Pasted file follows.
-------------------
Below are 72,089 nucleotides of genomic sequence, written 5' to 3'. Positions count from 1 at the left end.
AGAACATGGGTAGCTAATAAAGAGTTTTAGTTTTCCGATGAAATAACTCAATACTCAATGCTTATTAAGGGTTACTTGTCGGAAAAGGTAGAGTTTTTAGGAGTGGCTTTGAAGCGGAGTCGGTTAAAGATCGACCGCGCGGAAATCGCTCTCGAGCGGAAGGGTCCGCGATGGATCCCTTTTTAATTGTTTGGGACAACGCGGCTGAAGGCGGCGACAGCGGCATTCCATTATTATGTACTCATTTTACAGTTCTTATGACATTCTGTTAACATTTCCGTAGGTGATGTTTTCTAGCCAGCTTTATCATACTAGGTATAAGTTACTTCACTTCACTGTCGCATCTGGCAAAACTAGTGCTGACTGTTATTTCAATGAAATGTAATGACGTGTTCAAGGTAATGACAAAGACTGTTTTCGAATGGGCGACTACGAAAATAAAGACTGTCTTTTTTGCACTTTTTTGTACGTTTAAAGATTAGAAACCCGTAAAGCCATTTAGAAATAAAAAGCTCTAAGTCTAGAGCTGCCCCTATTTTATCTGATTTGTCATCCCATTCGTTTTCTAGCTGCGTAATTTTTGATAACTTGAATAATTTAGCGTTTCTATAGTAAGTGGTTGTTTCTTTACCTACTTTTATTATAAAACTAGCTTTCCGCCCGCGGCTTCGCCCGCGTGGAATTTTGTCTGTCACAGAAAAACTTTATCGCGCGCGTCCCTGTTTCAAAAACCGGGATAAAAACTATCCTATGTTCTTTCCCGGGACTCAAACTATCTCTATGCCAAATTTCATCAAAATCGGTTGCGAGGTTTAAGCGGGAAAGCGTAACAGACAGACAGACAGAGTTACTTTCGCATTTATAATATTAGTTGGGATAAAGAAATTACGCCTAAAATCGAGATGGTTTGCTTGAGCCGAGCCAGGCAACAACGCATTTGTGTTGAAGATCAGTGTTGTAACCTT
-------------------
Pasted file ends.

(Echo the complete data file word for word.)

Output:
Below are 72,089 nucleotides of genomic sequence, written 5' to 3'. Positions count from 1 at the left end.
AGAACATGGGTAGCTAATAAAGAGTTTTAGTTTTCCGATGAAATAACTCAATACTCAATGCTTATTAAGGGTTACTTGTCGGAAAAGGTAGAGTTTTTAGGAGTGGCTTTGAAGCGGAGTCGGTTAAAGATCGACCGCGCGGAAATCGCTCTCGAGCGGAAGGGTCCGCGATGGATCCCTTTTTAATTGTTTGGGACAACGCGGCTGAAGGCGGCGACAGCGGCATTCCATTATTATGTACTCATTTTACAGTTCTTATGACATTCTGTTAACATTTCCGTAGGTGATGTTTTCTAGCCAGCTTTATCATACTAGGTATAAGTTACTTCACTTCACTGTCGCATCTGGCAAAACTAGTGCTGACTGTTATTTCAATGAAATGTAATGACGTGTTCAAGGTAATGACAAAGACTGTTTTCGAATGGGCGACTACGAAAATAAAGACTGTCTTTTTTGCACTTTTTTGTACGTTTAAAGATTAGAAACCCGTAAAGCCATTTAGAAATAAAAAGCTCTAAGTCTAGAGCTGCCCCTATTTTATCTGATTTGTCATCCCATTCGTTTTCTAGCTGCGTAATTTTTGATAACTTGAATAATTTAGCGTTTCTATAGTAAGTGGTTGTTTCTTTACCTACTTTTATTATAAAACTAGCTTTCCGCCCGCGGCTTCGCCCGCGTGGAATTTTGTCTGTCACAGAAAAACTTTATCGCGCGCGTCCCTGTTTCAAAAACCGGGATAAAAACTATCCTATGTTCTTTCCCGGGACTCAAACTATCTCTATGCCAAATTTCATCAAAATCGGTTGCGAGGTTTAAGCGGGAAAGCGTAACAGACAGACAGACAGAGTTACTTTCGCATTTATAATATTAGTTGGGATAAAGAAATTACGCCTAAAATCGAGATGGTTTGCTTGAGCCGAGCCAGGCAACAACGCATTTGTGTTGAAGATCAGTGTTGTAACCTT